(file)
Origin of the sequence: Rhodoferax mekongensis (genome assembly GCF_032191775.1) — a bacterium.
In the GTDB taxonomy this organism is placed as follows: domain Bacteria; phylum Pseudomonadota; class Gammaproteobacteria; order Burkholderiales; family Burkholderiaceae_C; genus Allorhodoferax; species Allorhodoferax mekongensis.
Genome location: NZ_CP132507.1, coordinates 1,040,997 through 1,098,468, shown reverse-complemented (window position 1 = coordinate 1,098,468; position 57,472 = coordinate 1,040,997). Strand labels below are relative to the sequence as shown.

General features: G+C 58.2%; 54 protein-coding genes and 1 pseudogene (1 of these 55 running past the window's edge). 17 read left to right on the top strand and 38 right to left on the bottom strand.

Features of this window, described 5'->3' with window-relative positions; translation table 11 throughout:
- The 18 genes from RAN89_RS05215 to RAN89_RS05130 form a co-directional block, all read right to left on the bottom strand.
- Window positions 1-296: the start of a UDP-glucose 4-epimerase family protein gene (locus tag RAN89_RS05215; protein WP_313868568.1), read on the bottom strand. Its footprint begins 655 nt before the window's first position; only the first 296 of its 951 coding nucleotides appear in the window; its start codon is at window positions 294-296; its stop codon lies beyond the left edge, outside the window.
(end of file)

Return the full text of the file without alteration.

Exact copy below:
Origin of the sequence: Rhodoferax mekongensis (genome assembly GCF_032191775.1) — a bacterium.
In the GTDB taxonomy this organism is placed as follows: domain Bacteria; phylum Pseudomonadota; class Gammaproteobacteria; order Burkholderiales; family Burkholderiaceae_C; genus Allorhodoferax; species Allorhodoferax mekongensis.
Genome location: NZ_CP132507.1, coordinates 1,040,997 through 1,098,468, shown reverse-complemented (window position 1 = coordinate 1,098,468; position 57,472 = coordinate 1,040,997). Strand labels below are relative to the sequence as shown.

General features: G+C 58.2%; 54 protein-coding genes and 1 pseudogene (1 of these 55 running past the window's edge). 17 read left to right on the top strand and 38 right to left on the bottom strand.

Features of this window, described 5'->3' with window-relative positions; translation table 11 throughout:
- The 18 genes from RAN89_RS05215 to RAN89_RS05130 form a co-directional block, all read right to left on the bottom strand.
- Window positions 1-296: the start of a UDP-glucose 4-epimerase family protein gene (locus tag RAN89_RS05215; protein WP_313868568.1), read on the bottom strand. Its footprint begins 655 nt before the window's first position; only the first 296 of its 951 coding nucleotides appear in the window; its start codon is at window positions 294-296; its stop codon lies beyond the left edge, outside the window.